Is an Appraisal Mandatory for a HELOC?

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If you have equity in your home, you may want to tap into it at some point. Before you do, though, you’ll likely need an appraisal. Lenders need to know how much your home is worth before they can decide if you have equity in your home. Luckily, there are other options aside from the full-blown report an appraiser writes after a complete inspection of your home. We discuss them below.

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The Reason for the Appraisal

First, you should understand why a lender requires an appraisal for a HELOC. They use this value when determining how much you can borrow. In addition to the home’s value, they’ll need the amount of your outstanding principal.

Let’s say the appraiser states your home is worth $300,000. You also have an outstanding balance on your current mortgage of $150,000. You currently have a 50% loan-to-value ratio. Most lenders allow a HELOC for an LTV between 80 and 85%. In this case, you’d have 30-35% of equity available for use. This means $90,000 to $105,000. Most lenders won’t allow an LTV higher than 85%.

The Types of Appraisals

Lenders can use their own discretion when determining the type of appraisal you’ll need. You may hear lenders say they require a full appraisal, drive-by, or automatic valuation.

A full appraisal is the same type you likely had done when you bought the home. An appraiser comes out to your home and inspects the interior and exterior. They look at the condition of the home. They also look for upgrades. They’ll look at your basement to see if it is finished. They’ll look for upgraded cabinets, flooring, and woodwork. They’ll also look at the exterior of the home to determine its condition and any upgrades you performed.

The full report lets a lender know without a doubt what your home is worth. The appraiser compares it to homes similar to yours that sold within the last 6 months. This gives a lender the most up-to-date information regarding the value of your home.

A drive-by appraisal only requires the appraiser to drive by the home, as the name suggests. However, most appraisers do get out of the car and take exterior pictures of the home. The largest difference is the appraiser does not enter the home. He simply makes sure the house looks as if it is in good repair from the exterior. Of course, if he has reason to believe the house is not kept up, he may report this back to the lender. The lender may then require a full appraisal report based on his findings.

An automatic valuation is the simplest version of the appraisal. It usually doesn’t cost borrowers anything. Lenders use a software program that they own to determine the value of your home. Think of a more sophisticated version of what you’d find on Zillow. The program determines the value of your home based on the information the lender provides as well as the comparable sales in the area.

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The Benefit of a Low LTV

You might think an appraisal is just another cost that you don’t want to pay. But, you may want to reconsider it. The lower your LTV, the higher your likelihood of approval. Just because many lenders allow up to an 85% LTV doesn’t mean they always approve it. A lower LTV means a lower risk of default in many cases. You may have a higher likelihood of approval the more your home is worth. If you know your home appreciated recently or you did some work on it, paying for the appraisal could be well worth it.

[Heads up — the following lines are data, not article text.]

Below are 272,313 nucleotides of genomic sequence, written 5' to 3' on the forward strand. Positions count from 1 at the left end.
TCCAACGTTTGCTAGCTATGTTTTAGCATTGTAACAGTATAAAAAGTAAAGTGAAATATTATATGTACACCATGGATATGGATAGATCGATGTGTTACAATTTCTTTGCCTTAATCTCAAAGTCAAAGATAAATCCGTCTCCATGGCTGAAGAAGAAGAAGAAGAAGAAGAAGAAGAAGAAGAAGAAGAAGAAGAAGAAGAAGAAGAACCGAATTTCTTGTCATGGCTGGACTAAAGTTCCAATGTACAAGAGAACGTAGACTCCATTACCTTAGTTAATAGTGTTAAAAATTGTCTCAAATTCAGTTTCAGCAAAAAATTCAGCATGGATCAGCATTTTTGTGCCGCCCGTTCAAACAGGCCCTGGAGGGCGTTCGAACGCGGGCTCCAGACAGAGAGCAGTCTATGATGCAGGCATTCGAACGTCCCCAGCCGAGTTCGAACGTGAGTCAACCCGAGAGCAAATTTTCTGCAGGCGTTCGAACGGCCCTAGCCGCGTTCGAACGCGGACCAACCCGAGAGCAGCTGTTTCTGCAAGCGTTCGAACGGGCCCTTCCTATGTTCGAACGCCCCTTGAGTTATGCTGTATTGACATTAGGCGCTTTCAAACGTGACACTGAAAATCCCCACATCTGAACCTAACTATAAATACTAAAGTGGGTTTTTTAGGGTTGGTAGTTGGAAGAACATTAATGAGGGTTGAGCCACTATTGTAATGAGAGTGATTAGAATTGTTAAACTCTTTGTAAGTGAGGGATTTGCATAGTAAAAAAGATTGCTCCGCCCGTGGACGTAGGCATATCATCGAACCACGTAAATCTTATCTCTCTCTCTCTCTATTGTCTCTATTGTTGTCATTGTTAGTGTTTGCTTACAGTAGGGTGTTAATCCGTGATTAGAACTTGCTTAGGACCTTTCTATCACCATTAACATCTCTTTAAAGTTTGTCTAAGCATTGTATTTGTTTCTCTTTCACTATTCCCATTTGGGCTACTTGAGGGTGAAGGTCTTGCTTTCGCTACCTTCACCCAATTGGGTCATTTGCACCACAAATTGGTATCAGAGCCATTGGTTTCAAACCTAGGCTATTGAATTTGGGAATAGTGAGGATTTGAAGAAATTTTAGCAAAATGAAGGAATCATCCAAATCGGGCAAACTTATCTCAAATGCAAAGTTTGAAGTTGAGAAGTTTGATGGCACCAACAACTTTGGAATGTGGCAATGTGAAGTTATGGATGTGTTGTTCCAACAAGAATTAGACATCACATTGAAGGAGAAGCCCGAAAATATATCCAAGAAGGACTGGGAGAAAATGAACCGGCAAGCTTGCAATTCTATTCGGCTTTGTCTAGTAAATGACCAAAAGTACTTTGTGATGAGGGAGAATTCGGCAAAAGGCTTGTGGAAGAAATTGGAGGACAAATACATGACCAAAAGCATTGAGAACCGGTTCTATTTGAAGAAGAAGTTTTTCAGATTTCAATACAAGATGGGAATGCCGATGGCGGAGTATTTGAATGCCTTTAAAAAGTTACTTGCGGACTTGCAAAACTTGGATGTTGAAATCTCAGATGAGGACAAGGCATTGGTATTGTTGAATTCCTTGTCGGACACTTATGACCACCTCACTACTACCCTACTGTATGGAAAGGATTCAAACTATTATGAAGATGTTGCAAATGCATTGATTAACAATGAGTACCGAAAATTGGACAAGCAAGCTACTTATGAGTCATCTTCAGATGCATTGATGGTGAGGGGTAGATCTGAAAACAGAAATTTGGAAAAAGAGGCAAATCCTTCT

Qualifying for a HELOC

Of course, qualifying for a HELOC comes down to more than the appraisal. You must also prove you can afford the payment. The HELOC takes second lien position. This means if you stop making your mortgage payments (first and second), the HELOC lender might not get paid. The first mortgage lender has priority over any funds made during the sale of the home. There usually is not enough in the sale to cover the first and second loan.

Because of this higher risk, you should have good qualifying factors when applying for a HELOC. There isn’t one specific HELOC program lenders use. They each have their own. This means you may find lenders that require credit scores over 700 yet other that accept scores in the low 600s.

Generally, you should try to have the following:

  • A good credit score (680-700+)
  • Low debt ratio (your total monthly debts shouldn’t exceed 43% of your gross monthly income)
  • Stable job
  • Stable income
  • Assets on hand

Just like any other loan, you’ll need to shop around to find the best deal. Some lenders like HELOC loans and give favorable terms, yet other lenders don’t like the risk involved. If they do offer them, they are often for much higher rates and fees than others charge.

Make sure you pay close attention to the term as well. HELOCs often have shorter terms. Make sure you ask about the draw period and repayment period. These are two different periods in a HELOC. In most cases, during the draw period, you can use the funds over and over again. As you pay them off, you can use the funds again. However, you are only obliged to pay the interest on the funds you borrow.

During the repayment period, you make interest and principal payments on the amount outstanding. In many cases, you pay this over a 20-year period.

Every lender differs in what they offer. Make sure you ask detailed questions about the HELOC as well as if you need an appraisal. This can help you determine if the loan is worth it and what it will cost in the end.

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